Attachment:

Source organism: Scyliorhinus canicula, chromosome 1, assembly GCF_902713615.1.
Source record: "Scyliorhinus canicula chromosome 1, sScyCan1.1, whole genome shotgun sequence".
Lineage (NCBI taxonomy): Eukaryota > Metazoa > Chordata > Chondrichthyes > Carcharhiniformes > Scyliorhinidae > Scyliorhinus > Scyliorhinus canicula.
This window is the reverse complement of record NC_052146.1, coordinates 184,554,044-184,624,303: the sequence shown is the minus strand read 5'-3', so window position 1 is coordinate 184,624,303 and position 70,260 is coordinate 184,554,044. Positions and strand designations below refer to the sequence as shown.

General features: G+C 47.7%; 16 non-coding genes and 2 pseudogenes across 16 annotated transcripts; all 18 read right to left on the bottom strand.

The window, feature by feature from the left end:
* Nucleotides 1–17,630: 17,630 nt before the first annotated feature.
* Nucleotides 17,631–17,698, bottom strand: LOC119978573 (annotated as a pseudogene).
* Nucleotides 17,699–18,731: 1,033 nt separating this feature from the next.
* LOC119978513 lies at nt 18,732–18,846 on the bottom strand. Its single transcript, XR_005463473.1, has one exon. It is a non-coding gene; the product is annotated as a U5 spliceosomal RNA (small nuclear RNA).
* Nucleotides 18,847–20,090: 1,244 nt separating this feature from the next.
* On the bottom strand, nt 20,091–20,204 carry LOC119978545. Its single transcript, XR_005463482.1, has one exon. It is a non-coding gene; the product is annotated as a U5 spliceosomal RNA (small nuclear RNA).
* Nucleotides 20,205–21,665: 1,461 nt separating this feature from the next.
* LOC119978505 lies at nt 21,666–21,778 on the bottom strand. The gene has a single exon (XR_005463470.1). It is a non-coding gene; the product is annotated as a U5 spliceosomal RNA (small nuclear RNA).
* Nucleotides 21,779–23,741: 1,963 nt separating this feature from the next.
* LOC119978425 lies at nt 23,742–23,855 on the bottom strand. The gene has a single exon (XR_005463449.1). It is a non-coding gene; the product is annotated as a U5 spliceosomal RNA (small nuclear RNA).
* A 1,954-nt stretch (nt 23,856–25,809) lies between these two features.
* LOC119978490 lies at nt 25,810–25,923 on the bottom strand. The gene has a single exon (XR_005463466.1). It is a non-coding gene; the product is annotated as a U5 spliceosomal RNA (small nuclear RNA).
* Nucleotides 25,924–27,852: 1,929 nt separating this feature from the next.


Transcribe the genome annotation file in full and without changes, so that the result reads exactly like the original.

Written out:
Source organism: Scyliorhinus canicula, chromosome 1, assembly GCF_902713615.1.
Source record: "Scyliorhinus canicula chromosome 1, sScyCan1.1, whole genome shotgun sequence".
Lineage (NCBI taxonomy): Eukaryota > Metazoa > Chordata > Chondrichthyes > Carcharhiniformes > Scyliorhinidae > Scyliorhinus > Scyliorhinus canicula.
This window is the reverse complement of record NC_052146.1, coordinates 184,554,044-184,624,303: the sequence shown is the minus strand read 5'-3', so window position 1 is coordinate 184,624,303 and position 70,260 is coordinate 184,554,044. Positions and strand designations below refer to the sequence as shown.

General features: G+C 47.7%; 16 non-coding genes and 2 pseudogenes across 16 annotated transcripts; all 18 read right to left on the bottom strand.

The window, feature by feature from the left end:
* Nucleotides 1–17,630: 17,630 nt before the first annotated feature.
* Nucleotides 17,631–17,698, bottom strand: LOC119978573 (annotated as a pseudogene).
* Nucleotides 17,699–18,731: 1,033 nt separating this feature from the next.
* LOC119978513 lies at nt 18,732–18,846 on the bottom strand. Its single transcript, XR_005463473.1, has one exon. It is a non-coding gene; the product is annotated as a U5 spliceosomal RNA (small nuclear RNA).
* Nucleotides 18,847–20,090: 1,244 nt separating this feature from the next.
* On the bottom strand, nt 20,091–20,204 carry LOC119978545. Its single transcript, XR_005463482.1, has one exon. It is a non-coding gene; the product is annotated as a U5 spliceosomal RNA (small nuclear RNA).
* Nucleotides 20,205–21,665: 1,461 nt separating this feature from the next.
* LOC119978505 lies at nt 21,666–21,778 on the bottom strand. The gene has a single exon (XR_005463470.1). It is a non-coding gene; the product is annotated as a U5 spliceosomal RNA (small nuclear RNA).
* Nucleotides 21,779–23,741: 1,963 nt separating this feature from the next.
* LOC119978425 lies at nt 23,742–23,855 on the bottom strand. The gene has a single exon (XR_005463449.1). It is a non-coding gene; the product is annotated as a U5 spliceosomal RNA (small nuclear RNA).
* A 1,954-nt stretch (nt 23,856–25,809) lies between these two features.
* LOC119978490 lies at nt 25,810–25,923 on the bottom strand. The gene has a single exon (XR_005463466.1). It is a non-coding gene; the product is annotated as a U5 spliceosomal RNA (small nuclear RNA).
* Nucleotides 25,924–27,852: 1,929 nt separating this feature from the next.